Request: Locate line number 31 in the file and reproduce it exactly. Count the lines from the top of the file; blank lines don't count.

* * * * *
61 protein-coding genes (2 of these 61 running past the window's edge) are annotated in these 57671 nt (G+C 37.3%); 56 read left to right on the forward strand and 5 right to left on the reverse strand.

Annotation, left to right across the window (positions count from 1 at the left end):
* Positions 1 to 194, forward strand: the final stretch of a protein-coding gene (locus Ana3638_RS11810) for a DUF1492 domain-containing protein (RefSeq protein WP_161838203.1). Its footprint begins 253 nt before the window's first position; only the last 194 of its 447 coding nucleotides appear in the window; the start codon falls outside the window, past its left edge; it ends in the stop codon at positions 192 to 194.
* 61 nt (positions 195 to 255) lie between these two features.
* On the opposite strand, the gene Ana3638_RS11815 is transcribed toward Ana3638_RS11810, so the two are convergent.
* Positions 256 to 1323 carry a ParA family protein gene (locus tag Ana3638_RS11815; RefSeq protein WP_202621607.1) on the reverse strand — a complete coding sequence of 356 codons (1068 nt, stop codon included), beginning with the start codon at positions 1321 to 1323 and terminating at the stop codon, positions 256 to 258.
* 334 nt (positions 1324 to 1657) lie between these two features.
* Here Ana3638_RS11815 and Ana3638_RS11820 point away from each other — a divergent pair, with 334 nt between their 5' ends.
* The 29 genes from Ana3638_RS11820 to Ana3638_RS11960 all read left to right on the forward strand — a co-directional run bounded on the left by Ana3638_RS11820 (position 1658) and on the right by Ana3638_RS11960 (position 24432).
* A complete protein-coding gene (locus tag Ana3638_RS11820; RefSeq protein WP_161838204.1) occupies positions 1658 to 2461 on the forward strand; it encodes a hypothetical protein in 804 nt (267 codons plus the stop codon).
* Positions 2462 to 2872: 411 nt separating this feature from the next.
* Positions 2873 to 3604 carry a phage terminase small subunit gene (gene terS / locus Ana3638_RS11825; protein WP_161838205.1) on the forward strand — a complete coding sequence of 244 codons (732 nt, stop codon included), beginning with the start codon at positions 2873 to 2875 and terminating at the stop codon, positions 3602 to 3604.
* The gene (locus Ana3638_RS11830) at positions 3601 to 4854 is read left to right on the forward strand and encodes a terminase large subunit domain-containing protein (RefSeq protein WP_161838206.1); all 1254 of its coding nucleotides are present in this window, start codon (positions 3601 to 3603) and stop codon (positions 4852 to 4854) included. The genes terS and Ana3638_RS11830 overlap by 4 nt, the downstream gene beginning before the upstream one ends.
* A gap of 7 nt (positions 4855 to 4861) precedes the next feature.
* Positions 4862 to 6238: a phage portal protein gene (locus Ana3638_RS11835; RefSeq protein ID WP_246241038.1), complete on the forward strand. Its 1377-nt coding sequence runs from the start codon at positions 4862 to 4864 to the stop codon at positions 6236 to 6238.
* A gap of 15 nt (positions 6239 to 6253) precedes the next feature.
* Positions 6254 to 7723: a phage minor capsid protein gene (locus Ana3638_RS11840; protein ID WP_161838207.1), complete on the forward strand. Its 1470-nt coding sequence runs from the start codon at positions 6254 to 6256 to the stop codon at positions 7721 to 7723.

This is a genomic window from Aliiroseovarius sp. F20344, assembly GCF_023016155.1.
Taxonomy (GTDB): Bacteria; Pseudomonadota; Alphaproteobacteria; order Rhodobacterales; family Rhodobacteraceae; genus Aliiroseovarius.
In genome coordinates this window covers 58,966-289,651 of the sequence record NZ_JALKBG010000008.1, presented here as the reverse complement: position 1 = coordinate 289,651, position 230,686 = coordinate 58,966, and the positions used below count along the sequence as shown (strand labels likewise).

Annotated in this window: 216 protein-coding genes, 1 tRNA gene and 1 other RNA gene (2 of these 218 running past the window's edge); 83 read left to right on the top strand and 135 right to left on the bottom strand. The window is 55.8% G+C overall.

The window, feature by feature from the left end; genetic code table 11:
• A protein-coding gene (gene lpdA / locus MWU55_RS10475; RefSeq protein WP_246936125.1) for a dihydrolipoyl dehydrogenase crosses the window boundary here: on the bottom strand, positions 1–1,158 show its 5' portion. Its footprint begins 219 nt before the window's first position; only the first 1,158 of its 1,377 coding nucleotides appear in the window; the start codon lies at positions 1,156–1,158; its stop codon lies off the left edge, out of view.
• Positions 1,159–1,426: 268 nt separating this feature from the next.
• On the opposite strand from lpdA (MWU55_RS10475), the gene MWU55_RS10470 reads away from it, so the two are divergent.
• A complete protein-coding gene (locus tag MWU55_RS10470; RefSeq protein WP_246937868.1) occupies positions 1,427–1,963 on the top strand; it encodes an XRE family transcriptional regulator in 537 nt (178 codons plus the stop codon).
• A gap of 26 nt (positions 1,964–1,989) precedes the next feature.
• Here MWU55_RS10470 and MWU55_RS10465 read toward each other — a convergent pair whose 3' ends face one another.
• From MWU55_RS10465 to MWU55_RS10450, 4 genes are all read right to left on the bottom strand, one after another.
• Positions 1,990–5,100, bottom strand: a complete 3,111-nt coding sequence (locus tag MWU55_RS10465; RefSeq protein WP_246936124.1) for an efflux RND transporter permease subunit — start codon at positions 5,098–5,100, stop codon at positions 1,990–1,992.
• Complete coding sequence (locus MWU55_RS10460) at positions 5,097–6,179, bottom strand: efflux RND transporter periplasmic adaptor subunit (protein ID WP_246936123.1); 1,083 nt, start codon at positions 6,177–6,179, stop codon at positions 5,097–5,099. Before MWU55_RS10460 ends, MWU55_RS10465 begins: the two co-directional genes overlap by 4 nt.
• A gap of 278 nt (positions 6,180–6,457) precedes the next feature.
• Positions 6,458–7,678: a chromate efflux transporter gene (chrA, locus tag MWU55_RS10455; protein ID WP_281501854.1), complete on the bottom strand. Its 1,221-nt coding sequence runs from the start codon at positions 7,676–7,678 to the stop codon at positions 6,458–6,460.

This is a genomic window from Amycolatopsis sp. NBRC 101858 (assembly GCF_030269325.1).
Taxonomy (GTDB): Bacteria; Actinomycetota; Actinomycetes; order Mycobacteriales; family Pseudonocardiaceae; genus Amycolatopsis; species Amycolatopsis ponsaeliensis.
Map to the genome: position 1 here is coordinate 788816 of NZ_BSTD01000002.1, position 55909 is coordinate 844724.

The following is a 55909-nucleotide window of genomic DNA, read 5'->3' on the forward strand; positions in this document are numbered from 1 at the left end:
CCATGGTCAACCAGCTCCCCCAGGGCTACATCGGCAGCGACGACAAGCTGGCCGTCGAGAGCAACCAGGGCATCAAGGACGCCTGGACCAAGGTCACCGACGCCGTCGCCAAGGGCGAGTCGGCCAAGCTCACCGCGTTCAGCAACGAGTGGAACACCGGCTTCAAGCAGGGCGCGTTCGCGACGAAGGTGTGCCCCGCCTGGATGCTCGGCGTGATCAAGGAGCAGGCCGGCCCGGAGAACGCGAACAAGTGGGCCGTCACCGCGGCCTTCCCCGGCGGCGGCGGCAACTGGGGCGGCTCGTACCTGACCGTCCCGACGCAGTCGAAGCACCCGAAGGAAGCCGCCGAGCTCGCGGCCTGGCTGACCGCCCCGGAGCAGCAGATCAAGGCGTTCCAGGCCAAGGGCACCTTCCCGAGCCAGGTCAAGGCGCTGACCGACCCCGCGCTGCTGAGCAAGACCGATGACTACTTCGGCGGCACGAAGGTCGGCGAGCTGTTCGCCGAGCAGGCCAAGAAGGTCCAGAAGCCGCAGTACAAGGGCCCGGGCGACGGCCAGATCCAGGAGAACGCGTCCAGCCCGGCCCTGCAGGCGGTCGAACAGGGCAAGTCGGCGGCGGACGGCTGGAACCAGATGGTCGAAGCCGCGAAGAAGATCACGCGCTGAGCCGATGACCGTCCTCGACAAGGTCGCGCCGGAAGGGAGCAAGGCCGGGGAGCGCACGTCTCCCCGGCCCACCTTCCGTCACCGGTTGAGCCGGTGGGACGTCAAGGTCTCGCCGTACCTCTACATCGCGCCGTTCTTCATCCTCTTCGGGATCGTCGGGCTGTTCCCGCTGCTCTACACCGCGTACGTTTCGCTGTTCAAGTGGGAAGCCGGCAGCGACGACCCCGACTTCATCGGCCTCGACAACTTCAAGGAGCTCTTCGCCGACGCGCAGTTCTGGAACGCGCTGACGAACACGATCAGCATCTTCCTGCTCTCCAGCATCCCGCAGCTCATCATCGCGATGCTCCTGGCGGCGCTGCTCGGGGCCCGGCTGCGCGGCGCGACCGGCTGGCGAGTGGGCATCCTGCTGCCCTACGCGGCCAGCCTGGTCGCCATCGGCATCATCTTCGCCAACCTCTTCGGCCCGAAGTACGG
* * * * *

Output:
• Complete coding sequence (locus MWU55_RS10460) at positions 5,097–6,179, bottom strand: efflux RND transporter periplasmic adaptor subunit (protein ID WP_246936123.1); 1,083 nt, start codon at positions 6,177–6,179, stop codon at positions 5,097–5,099. Before MWU55_RS10460 ends, MWU55_RS10465 begins: the two co-directional genes overlap by 4 nt.